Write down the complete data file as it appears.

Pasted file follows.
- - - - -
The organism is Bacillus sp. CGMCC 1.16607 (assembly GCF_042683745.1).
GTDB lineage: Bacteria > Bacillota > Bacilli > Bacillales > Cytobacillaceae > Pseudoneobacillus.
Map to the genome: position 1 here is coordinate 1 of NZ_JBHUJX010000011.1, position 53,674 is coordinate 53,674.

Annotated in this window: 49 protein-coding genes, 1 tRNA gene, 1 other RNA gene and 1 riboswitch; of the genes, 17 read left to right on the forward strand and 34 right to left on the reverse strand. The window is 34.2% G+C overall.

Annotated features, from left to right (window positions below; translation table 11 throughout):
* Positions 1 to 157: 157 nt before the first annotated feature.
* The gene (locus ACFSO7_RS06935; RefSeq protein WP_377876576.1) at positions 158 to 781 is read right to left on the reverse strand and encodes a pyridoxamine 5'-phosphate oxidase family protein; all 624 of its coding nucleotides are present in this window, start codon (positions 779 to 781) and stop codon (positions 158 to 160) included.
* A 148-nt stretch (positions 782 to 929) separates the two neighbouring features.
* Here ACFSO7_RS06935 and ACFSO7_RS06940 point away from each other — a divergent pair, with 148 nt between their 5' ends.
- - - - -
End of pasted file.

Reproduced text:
The organism is Bacillus sp. CGMCC 1.16607 (assembly GCF_042683745.1).
GTDB lineage: Bacteria > Bacillota > Bacilli > Bacillales > Cytobacillaceae > Pseudoneobacillus.
Map to the genome: position 1 here is coordinate 1 of NZ_JBHUJX010000011.1, position 53,674 is coordinate 53,674.

Annotated in this window: 49 protein-coding genes, 1 tRNA gene, 1 other RNA gene and 1 riboswitch; of the genes, 17 read left to right on the forward strand and 34 right to left on the reverse strand. The window is 34.2% G+C overall.

Annotated features, from left to right (window positions below; translation table 11 throughout):
* Positions 1 to 157: 157 nt before the first annotated feature.
* The gene (locus ACFSO7_RS06935; RefSeq protein WP_377876576.1) at positions 158 to 781 is read right to left on the reverse strand and encodes a pyridoxamine 5'-phosphate oxidase family protein; all 624 of its coding nucleotides are present in this window, start codon (positions 779 to 781) and stop codon (positions 158 to 160) included.
* A 148-nt stretch (positions 782 to 929) separates the two neighbouring features.
* Here ACFSO7_RS06935 and ACFSO7_RS06940 point away from each other — a divergent pair, with 148 nt between their 5' ends.